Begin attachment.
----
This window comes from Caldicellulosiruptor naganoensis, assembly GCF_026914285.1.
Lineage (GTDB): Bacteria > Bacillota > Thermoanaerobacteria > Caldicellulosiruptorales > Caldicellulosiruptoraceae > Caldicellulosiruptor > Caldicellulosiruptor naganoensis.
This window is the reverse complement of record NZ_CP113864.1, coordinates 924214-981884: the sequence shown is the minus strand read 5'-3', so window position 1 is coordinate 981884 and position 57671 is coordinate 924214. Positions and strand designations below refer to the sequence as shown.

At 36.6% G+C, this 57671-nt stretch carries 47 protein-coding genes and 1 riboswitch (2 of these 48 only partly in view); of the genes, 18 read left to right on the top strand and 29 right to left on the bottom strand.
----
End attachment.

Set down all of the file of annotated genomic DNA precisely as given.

This window comes from Caldicellulosiruptor naganoensis, assembly GCF_026914285.1.
Lineage (GTDB): Bacteria > Bacillota > Thermoanaerobacteria > Caldicellulosiruptorales > Caldicellulosiruptoraceae > Caldicellulosiruptor > Caldicellulosiruptor naganoensis.
This window is the reverse complement of record NZ_CP113864.1, coordinates 924214-981884: the sequence shown is the minus strand read 5'-3', so window position 1 is coordinate 981884 and position 57671 is coordinate 924214. Positions and strand designations below refer to the sequence as shown.

At 36.6% G+C, this 57671-nt stretch carries 47 protein-coding genes and 1 riboswitch (2 of these 48 only partly in view); of the genes, 18 read left to right on the top strand and 29 right to left on the bottom strand.